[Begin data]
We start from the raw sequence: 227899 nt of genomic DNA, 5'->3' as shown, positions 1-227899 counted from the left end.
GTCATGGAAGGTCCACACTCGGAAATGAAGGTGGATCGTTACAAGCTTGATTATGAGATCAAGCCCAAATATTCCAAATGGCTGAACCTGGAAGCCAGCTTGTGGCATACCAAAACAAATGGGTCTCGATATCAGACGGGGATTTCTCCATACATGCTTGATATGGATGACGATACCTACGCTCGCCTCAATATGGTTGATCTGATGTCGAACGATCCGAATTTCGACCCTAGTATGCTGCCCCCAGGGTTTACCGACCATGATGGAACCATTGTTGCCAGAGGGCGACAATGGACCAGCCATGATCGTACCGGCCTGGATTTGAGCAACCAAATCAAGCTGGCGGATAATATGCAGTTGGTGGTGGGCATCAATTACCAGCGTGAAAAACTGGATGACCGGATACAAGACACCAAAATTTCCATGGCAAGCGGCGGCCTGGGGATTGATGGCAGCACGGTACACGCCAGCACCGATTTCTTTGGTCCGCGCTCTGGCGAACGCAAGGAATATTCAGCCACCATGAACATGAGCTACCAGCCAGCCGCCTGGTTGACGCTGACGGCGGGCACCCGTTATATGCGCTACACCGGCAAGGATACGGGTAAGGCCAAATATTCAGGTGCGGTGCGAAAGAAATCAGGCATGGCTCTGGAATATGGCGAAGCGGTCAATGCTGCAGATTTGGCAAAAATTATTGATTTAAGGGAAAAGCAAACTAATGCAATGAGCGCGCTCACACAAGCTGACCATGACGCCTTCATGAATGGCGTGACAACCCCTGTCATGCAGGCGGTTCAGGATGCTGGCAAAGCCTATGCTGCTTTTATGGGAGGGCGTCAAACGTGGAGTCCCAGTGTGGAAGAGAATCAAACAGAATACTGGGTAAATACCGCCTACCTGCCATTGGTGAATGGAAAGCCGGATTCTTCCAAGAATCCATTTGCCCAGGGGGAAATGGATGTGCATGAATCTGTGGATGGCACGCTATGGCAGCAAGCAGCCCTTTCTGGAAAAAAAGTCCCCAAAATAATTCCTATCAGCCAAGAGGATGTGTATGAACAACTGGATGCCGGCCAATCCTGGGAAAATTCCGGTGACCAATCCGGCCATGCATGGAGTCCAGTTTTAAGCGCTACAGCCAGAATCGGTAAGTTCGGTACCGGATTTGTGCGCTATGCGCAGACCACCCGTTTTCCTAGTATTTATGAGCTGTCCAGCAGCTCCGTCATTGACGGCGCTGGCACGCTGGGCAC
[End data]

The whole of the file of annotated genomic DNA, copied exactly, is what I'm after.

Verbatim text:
We start from the raw sequence: 227899 nt of genomic DNA, 5'->3' as shown, positions 1-227899 counted from the left end.
GTCATGGAAGGTCCACACTCGGAAATGAAGGTGGATCGTTACAAGCTTGATTATGAGATCAAGCCCAAATATTCCAAATGGCTGAACCTGGAAGCCAGCTTGTGGCATACCAAAACAAATGGGTCTCGATATCAGACGGGGATTTCTCCATACATGCTTGATATGGATGACGATACCTACGCTCGCCTCAATATGGTTGATCTGATGTCGAACGATCCGAATTTCGACCCTAGTATGCTGCCCCCAGGGTTTACCGACCATGATGGAACCATTGTTGCCAGAGGGCGACAATGGACCAGCCATGATCGTACCGGCCTGGATTTGAGCAACCAAATCAAGCTGGCGGATAATATGCAGTTGGTGGTGGGCATCAATTACCAGCGTGAAAAACTGGATGACCGGATACAAGACACCAAAATTTCCATGGCAAGCGGCGGCCTGGGGATTGATGGCAGCACGGTACACGCCAGCACCGATTTCTTTGGTCCGCGCTCTGGCGAACGCAAGGAATATTCAGCCACCATGAACATGAGCTACCAGCCAGCCGCCTGGTTGACGCTGACGGCGGGCACCCGTTATATGCGCTACACCGGCAAGGATACGGGTAAGGCCAAATATTCAGGTGCGGTGCGAAAGAAATCAGGCATGGCTCTGGAATATGGCGAAGCGGTCAATGCTGCAGATTTGGCAAAAATTATTGATTTAAGGGAAAAGCAAACTAATGCAATGAGCGCGCTCACACAAGCTGACCATGACGCCTTCATGAATGGCGTGACAACCCCTGTCATGCAGGCGGTTCAGGATGCTGGCAAAGCCTATGCTGCTTTTATGGGAGGGCGTCAAACGTGGAGTCCCAGTGTGGAAGAGAATCAAACAGAATACTGGGTAAATACCGCCTACCTGCCATTGGTGAATGGAAAGCCGGATTCTTCCAAGAATCCATTTGCCCAGGGGGAAATGGATGTGCATGAATCTGTGGATGGCACGCTATGGCAGCAAGCAGCCCTTTCTGGAAAAAAAGTCCCCAAAATAATTCCTATCAGCCAAGAGGATGTGTATGAACAACTGGATGCCGGCCAATCCTGGGAAAATTCCGGTGACCAATCCGGCCATGCATGGAGTCCAGTTTTAAGCGCTACAGCCAGAATCGGTAAGTTCGGTACCGGATTTGTGCGCTATGCGCAGACCACCCGTTTTCCTAGTATTTATGAGCTGTCCAGCAGCTCCGTCATTGACGGCGCTGGCACGCTGGGCAC